Gaëtan Tarantino: ‘Graffiti artists are normal people, not hooligans’
Translation by:Alison Frank
He escaped prison and fines, sleeps and breathes graffiti and his NGO holds Brussels’ annual graffiti event: how the 32-year-old from Marseille, who once worked in air-conditioning, cheers up gloomy Belgian neighbourhoods with art that emerges from concrete
Frites (chips), chocolate, beer, the statue of the peeing boy (the Mannekin Pis) and the Atomium monument which was built for Expo 58. When we tourists think of the EU’s capital city, we usually put our stomachs first, with some food for the soul next. Once you arrive in Brussels though, you'll discover a city full of contrasts, where street festivals simultaneously take place in still residential neighbourhoods. During a recent stay in this trilingual city, I had just such an experience, as I strolled past walls, tunnels and columns covered with amazing frescoes.
More than spray from a can
Colours bring Brussels to life, but there is a strange contradiction between an artist marking his name so prominently in public and yet remaining anonymous. This is the case for Gaëtan Tarantino, who has been a graffiti artist for eighteen years. Tarantino developed his taste for graffiti from an early age, remembering being surrounded by names left and right on the way to school. ‘All those people whose signatures we see written around the city, without knowing who they are: I wanted to do the same thing as they did,’ he says. The self-taught 32-year-old explains how his route was a common one. He began as a ‘writer’, signing his name all over the city. From that he progressed to larger, then more colourful lettering. Finally he went on to tackle much grander projects: frescoes. Gradually he got to know other graffiti artists, who he describes as ‘normal people, not the hooligans you might expect.’
Graffiti began as a passion for Taranto, who was making his living in a completely different area: air-conditioning. He defends the career choice he made at the time. ‘It stopped me from becoming too caught up in my own thoughts and in questions of identity,’ he says. ‘I never had to force myself to do graffiti and never did it for a profit: it was always a pleasure to me—it was my passion.’ He says that he is now ‘more or less’ able to live off his art, but he still thinks of his practice as ‘living my art: it represents a need for expression, a way of life. You think graffiti, you eat graffiti, you sleep…or rather, you don’t sleep, because you are too busy doing graffiti!’ he explains with a laugh. ‘A graffiti artist is a guy who has mastered all the different areas of graffiti, the ‘flop’ (a quick, rounded style of writing), the ‘bottom’ (large lettering ranging from 10 to 60 metres high), and who also knows the job inside out: how to cope with the pressure of working at night, but also how to work during the day using different colours. There’s a lot more to it than just spraying paint from a can.’ Tarantino doesn’t have any heroes, nor does he look up to any of his fellow artists; but he does notice when a ‘work’ is well-executed and a thing of beauty.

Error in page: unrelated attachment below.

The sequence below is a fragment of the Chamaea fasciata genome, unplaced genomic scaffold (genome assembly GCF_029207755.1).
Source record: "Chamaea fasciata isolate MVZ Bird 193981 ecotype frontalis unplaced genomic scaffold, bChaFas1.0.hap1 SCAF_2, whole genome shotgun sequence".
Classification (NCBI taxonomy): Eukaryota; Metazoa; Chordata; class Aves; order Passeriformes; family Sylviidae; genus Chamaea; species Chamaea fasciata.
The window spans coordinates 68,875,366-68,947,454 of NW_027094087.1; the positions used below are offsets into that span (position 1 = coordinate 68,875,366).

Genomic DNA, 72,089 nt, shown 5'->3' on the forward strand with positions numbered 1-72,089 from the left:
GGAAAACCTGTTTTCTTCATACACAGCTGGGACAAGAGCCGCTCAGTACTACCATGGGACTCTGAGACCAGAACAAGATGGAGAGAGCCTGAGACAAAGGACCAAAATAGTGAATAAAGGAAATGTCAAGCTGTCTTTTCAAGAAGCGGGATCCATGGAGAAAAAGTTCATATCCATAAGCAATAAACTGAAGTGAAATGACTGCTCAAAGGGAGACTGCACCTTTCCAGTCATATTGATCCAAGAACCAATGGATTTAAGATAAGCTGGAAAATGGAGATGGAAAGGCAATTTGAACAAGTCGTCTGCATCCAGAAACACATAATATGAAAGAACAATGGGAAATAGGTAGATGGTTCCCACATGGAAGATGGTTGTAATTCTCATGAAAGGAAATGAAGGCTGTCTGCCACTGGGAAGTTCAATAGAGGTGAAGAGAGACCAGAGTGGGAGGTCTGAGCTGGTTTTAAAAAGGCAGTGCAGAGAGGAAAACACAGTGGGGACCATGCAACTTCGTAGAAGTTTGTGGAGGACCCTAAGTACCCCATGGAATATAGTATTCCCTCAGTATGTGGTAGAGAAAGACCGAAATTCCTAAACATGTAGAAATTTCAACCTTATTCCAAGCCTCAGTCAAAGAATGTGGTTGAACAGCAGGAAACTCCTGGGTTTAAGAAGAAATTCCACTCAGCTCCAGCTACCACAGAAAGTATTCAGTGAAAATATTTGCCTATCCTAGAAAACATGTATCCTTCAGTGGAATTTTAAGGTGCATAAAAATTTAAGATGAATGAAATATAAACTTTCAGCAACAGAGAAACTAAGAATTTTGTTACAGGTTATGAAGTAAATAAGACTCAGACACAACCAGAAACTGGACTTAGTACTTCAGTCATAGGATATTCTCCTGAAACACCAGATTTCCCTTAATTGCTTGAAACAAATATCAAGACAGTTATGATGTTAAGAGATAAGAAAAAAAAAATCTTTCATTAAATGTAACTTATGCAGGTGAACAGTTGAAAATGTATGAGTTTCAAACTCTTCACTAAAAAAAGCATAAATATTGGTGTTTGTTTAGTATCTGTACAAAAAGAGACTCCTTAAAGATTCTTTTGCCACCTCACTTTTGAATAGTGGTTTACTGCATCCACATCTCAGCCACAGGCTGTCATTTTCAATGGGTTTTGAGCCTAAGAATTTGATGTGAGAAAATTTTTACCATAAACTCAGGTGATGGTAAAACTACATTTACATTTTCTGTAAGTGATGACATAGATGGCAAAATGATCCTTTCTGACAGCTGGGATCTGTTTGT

Now that graffiti has made it into museums and art galleries - like the 2009 Cartier exhibition ‘Born in the Street’ and the upcoming ‘Graffik London’ exhibition in London – its legal status has become a question of particular interest. Is graffiti inherently illegal? Is graffiti on canvas still graffiti? Tarantino, at least, has good reasons for leaving vandalism (defacing property) behind. He narrowly avoided a year in prison and millions of Belgian francs in fines. After human rights organisations took up his case, and he received an official pardon from the king, Tarantino began to respect the law, and since then always obtains permission before working on a wall… or almost always! As to the proper place for graffiti, he believes that the street is most important: ‘You go out to see graffiti: graffiti doesn’t come to you in your living room.’ That said, he doesn’t knock his contemporaries who work for museums, but he does believe that this work should only be done under certain conditions: ‘I think that I’m part of a generation that finds any surface interesting to paint on. But if you’re doing graffiti in the streets on canvas, and not adapting your work to the surface you’re painting on, I don’t think that you’re making any great artistic or conceptual advances.’
In 2004, Tarantino founded an organisation which puts on artistic and socio-cultural events. At the beginning of September, he will be co-ordinating the fifth edition of ‘Brussels Graffiti’ through it. It's an event which will bring together more than fifty mostly self-taught artists from Belgium and the rest of the world to collaborate on giant frescoes. This event first took place in 2006, thanks to the donations of local firms. The first location to be repainted was the Brussels morning market (MABRU); in subsequent years, the De Wand tram station was given a makeover, becoming the site of Europe’s largest fresco (5000 m2).
Last year, the event had to be cancelled because its usual sponsors didn’t come through. It is certainly expensive to bring together artists from all over the world for a week-long event, and to provide the necessary materials for painting hundreds of square metres of wall. Since the first ‘Brussels Graffiti’ event, 7000m2 of grey concrete has been brought to life using 22, 000 spray cans - in 2008, 6, 000 spray cans were even imported as enough couldn’t be found in the whole of Belgium! 2010 should see the return of this very special event; though the wall where it will take place remains a secret.